I kinda doubt it, with the possible exception of one regional ban in southern France in the early 13th century, lasting a few years. Possible, but in my opinion even that is unlikely. I'll discuss that possibility below.
Yes, many people, even some very bright people, will tell you that for centuries, throughout Western Europe, the Catholic Church forbade lay people, non-clergy, to read any version of the Bible, including that revered standard Catholic Latin translation, the Vulgate. But sometimes it happens that many people, including very bright ones, are all wrong about something.
First off, no one disputes that the Catholic Church has at times discouraged, forbidden, condemned, and persecuted, tortured and killed writers, readers and possessors of copies of, translations of the Bible into vernacular tongues, after Latin had ceased to be the native tongue of almost anyone outside of the Church or academia. (And for a long time in Catholic Europe, the Church and academia were very close to the same thing.) And unlike a Catholic apologist, I will not offer you any justification for anyone's ever having banned or destroyed any book. All I'm interested in here is the claim about access to the Vulgate having been restricted.
That claim just doesn't make sense to me. For one thing, large portions of every Catholic Mass until the 1960's were taken -- that's right: straight outta the Vulgate. And during the Middle Ages, when these prohibitions of the laity reading the Vulgate were supposedly taking place, that same laity was encouraged, and often enough forced, to attend those Masses on a regular basis. It was essential that they hear the words of the Vulgate, and forbidden that they read those same words? Really?
A less serious objection to the claim that laity couldn't own the Vulgate is the existence of books of scripture, some time just one or several of the 66 books of the Bible in a small volume, occasionally the whole Vulgate in a huge volume, which were owned by lay members of Medieval royalty and lesser aristocracy, and which still exist today because they are particularly ornate and beautiful. I refer to this as a less serious objection because royalty and other aristocracy could ignore prohibitions much more easily than peasants could. Still, it is an objection. All the more so when we consider that is was the more pious lay members of the upper classes who would tend to own such volumes, and the more pious ones would naturally also be more likely to observe prohibitions laid down by the Church.
Claims that the Vulgate was forbidden to lay people seem to come down remarkably often to references to the Council of Toulouse in 1229 and the Council of Tarragona in 1234. One fact somewhat damaging to these claims is that there was no Council in Tarragona in 1234. Google "council of tarragona in 1234" in quotation marks and see how often that exact phrase is repeated, and notice how often the phrase is repeated by somewhat unhinged anti-Catholic Protestants. Note the many references to "the apostate Church." Okay, okay there was a council in Tarragona in 1242, they only missed by eight years. Still, it makes you wonder about the accuracy of the translation of the canon from Tarragona which supposedly bans the Bible. I haven't yet found and examined the original Latin text of the canons of the Councils of Toulouse and Tarragona, but the translations on those somewhat unhinged websites look to me as if it is quite possible that only translation from the Vulgate to the vernacular are being banned. I don't think it's particularly adventurous of me to assume that in early 14th century Toulouse and Tarragona, no one was translating the original Hebrew and Greek into French or Spanish. but if they were, that, too, would have been forbidden by these Councils. As I said above, I don't condone any banning of any books. I'm not going to try to convince you that the banning of bible translations ever has been a reasonable thing. There are plenty of Catholic apologists who will be glad to try to convince you of that. I'm strictly, obsessively, autistically concerned here with the claim that Vulgate was banned to laypeople.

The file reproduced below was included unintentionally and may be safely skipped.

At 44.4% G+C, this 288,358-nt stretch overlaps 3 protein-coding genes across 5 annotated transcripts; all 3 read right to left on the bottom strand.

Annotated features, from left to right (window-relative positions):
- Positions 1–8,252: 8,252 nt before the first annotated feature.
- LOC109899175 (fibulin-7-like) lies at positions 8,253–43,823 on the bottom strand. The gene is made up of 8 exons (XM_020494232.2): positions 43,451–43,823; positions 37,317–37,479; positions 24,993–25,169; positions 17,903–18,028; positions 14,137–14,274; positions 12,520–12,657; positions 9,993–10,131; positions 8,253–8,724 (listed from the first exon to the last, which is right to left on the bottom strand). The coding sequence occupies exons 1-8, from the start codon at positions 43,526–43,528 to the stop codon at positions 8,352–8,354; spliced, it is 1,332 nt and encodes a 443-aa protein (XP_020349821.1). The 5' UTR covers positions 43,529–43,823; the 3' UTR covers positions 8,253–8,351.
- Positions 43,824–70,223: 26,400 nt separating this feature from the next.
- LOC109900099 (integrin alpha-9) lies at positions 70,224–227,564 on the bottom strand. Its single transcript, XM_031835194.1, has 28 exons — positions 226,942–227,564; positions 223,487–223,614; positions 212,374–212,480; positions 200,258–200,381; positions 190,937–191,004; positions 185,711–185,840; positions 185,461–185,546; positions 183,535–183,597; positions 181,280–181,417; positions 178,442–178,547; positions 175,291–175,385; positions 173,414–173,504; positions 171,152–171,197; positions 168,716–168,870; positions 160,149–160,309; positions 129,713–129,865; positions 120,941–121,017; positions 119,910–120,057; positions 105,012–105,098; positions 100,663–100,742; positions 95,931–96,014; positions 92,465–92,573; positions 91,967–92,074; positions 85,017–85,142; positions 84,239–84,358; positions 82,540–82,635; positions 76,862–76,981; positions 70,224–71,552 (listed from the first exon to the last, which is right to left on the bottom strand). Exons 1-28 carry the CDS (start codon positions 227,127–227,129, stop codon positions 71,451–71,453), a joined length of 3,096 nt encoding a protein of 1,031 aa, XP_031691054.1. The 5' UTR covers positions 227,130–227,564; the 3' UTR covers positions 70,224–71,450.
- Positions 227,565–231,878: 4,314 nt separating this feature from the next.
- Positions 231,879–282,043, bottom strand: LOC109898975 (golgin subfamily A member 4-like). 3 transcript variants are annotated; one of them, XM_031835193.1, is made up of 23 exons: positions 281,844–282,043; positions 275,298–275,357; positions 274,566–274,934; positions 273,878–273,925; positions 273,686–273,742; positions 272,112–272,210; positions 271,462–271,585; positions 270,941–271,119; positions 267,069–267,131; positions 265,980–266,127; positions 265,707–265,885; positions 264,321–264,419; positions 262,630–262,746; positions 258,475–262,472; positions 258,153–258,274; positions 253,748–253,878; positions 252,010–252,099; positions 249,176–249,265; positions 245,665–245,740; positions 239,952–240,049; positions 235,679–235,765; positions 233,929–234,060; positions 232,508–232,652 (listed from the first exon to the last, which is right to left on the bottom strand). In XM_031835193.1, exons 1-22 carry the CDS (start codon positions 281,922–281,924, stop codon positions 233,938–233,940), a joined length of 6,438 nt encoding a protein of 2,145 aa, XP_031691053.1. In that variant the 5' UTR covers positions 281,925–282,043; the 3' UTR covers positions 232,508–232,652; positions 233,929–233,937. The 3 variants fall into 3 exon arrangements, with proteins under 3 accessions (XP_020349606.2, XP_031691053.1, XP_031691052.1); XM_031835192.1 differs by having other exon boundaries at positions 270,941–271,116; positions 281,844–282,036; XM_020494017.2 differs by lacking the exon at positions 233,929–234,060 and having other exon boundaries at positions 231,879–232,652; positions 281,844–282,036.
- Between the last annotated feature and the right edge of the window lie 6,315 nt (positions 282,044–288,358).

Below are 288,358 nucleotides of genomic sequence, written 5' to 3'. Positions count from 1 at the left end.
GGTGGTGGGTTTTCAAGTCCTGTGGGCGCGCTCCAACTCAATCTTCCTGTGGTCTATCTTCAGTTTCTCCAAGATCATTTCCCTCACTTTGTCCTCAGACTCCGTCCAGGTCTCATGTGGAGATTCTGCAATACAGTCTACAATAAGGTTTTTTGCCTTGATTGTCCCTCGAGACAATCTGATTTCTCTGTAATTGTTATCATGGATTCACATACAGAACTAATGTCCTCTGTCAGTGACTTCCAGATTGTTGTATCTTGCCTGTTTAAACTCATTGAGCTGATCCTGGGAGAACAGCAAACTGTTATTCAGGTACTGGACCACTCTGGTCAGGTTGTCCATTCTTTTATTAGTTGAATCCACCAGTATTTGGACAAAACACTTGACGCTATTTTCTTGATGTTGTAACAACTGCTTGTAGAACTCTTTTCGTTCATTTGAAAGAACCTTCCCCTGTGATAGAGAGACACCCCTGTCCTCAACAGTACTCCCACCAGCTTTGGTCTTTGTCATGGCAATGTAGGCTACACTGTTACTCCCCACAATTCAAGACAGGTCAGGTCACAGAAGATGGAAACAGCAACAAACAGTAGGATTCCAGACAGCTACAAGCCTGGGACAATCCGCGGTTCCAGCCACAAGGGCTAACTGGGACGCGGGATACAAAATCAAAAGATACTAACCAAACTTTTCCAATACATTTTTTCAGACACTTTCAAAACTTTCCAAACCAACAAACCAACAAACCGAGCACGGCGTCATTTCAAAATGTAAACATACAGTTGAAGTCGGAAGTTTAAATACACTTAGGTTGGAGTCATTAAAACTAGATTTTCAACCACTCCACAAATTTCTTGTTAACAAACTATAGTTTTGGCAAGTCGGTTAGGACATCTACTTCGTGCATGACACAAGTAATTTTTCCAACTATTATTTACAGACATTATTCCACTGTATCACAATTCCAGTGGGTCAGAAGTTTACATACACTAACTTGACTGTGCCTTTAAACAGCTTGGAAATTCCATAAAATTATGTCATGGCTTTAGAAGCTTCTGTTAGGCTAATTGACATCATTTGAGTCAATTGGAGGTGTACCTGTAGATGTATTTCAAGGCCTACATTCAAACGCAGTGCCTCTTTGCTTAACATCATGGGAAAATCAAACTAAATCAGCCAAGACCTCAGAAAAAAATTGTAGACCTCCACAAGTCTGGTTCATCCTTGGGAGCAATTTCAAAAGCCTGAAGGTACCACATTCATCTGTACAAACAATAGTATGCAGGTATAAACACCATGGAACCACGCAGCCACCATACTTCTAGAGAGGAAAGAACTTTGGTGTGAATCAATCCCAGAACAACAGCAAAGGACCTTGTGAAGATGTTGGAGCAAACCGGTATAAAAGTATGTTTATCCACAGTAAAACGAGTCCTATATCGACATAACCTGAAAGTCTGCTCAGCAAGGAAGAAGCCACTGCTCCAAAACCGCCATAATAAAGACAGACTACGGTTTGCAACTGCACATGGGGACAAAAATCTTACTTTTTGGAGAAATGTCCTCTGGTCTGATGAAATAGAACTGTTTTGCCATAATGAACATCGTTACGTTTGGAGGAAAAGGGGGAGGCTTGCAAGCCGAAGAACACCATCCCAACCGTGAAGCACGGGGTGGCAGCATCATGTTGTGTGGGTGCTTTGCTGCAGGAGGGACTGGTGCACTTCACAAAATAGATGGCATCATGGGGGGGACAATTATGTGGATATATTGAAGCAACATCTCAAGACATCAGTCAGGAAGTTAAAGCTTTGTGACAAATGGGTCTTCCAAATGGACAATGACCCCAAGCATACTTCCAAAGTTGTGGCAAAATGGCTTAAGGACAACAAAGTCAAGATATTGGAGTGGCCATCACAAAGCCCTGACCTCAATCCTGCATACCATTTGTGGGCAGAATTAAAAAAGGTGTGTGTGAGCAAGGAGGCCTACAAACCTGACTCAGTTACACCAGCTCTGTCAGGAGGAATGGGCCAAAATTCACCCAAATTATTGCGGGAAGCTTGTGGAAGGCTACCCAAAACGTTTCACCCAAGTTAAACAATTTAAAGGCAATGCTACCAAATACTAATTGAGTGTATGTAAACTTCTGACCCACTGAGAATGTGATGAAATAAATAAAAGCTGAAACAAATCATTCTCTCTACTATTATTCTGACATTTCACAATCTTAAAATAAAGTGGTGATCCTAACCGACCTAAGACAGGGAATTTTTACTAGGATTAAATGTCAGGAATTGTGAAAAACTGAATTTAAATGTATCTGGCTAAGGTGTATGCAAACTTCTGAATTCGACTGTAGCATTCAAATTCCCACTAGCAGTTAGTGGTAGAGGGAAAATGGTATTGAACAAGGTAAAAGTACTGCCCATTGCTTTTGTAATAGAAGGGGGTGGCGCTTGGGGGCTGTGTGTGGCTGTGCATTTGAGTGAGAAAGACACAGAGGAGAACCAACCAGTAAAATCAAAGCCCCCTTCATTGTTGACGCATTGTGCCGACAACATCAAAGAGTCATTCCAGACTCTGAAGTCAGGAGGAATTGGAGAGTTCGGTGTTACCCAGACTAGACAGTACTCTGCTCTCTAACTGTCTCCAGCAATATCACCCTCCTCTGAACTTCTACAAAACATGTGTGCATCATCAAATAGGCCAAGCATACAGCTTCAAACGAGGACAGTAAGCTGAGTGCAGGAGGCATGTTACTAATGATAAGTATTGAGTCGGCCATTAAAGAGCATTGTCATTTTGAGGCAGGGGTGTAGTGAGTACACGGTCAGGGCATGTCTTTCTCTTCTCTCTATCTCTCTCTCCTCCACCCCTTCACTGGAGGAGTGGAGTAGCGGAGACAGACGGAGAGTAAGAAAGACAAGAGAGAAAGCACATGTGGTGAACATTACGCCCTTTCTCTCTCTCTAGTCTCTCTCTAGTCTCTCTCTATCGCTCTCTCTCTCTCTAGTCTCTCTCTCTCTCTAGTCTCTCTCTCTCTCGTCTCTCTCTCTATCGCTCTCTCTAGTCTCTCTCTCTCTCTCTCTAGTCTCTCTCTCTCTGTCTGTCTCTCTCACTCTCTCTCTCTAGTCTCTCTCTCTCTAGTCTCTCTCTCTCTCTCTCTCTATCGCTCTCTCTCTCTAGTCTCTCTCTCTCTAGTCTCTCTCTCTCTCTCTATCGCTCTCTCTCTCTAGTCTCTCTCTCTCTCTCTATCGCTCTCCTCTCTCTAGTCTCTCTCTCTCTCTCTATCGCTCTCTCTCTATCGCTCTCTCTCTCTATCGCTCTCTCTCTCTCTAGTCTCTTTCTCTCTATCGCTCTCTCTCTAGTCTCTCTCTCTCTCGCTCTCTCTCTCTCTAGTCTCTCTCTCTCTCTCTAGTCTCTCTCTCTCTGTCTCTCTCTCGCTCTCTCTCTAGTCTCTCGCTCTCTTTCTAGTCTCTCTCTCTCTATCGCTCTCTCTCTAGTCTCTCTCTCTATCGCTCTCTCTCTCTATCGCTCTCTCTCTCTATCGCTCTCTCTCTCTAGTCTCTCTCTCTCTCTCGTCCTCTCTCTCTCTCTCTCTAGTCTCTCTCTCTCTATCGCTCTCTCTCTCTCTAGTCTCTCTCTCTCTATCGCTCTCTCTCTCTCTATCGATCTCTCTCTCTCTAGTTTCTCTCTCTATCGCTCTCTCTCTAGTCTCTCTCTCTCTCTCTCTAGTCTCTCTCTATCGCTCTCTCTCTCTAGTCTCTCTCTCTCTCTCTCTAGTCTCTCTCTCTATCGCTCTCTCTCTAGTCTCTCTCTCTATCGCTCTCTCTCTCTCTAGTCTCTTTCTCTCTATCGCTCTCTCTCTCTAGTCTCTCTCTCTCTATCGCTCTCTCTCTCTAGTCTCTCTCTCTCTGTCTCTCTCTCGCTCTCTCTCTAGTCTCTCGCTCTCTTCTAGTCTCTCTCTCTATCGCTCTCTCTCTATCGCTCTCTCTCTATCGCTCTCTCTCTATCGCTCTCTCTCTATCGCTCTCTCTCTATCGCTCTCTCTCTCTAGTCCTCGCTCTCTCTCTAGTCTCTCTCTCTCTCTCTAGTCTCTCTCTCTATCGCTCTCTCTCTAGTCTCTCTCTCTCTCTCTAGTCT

And now to the possible temporary regional ban which I mentioned at the top of this post. It must also be emphasized that these two Councils, at Toulouse in 1229 and Tarragona in 1242, NOT 1234, were regional Councils, not Oecumenical Councils. Their rulings, their canons, had effect only locally, not throughout Catholic Christendom. And in Toulouse in 1229, the local authorities were busy wiping out the Albigensians, one of those early Protestant denominations who are not usually referred to as Protestants, but as heretics, because they did not survive. It's conceivable that the Albigensians, like later Protestants, wished to read the Bible in the vernacular, and that the authorities, in a local provision of martial law, forbade the local Albigensian clergy, who naturally had been excommunicated and therefore were laypeople in the eyes of the Catholics, from possessing copies of the Vulgate, for fear that they would make such translations.
But given the quality of the sources I've seen thus far who are making such claims -- well actually, they're claiming much more than that, based on their dubious readings of what might possibly be accurate translations of a canon from that local Council in Tououlse -- I'm skeptical even of a local temporary ban of the Vulgate in this case. I'll see if I can find some of the primary documents, and get back to you. (And for me, "primary" always means "untranslated.")
Postscript: I was wrong, owning some portions of the Vulgate was forbidden to laypeople at least at Toulouse, if not also at other councils. But even worse things were happening at Toulouse.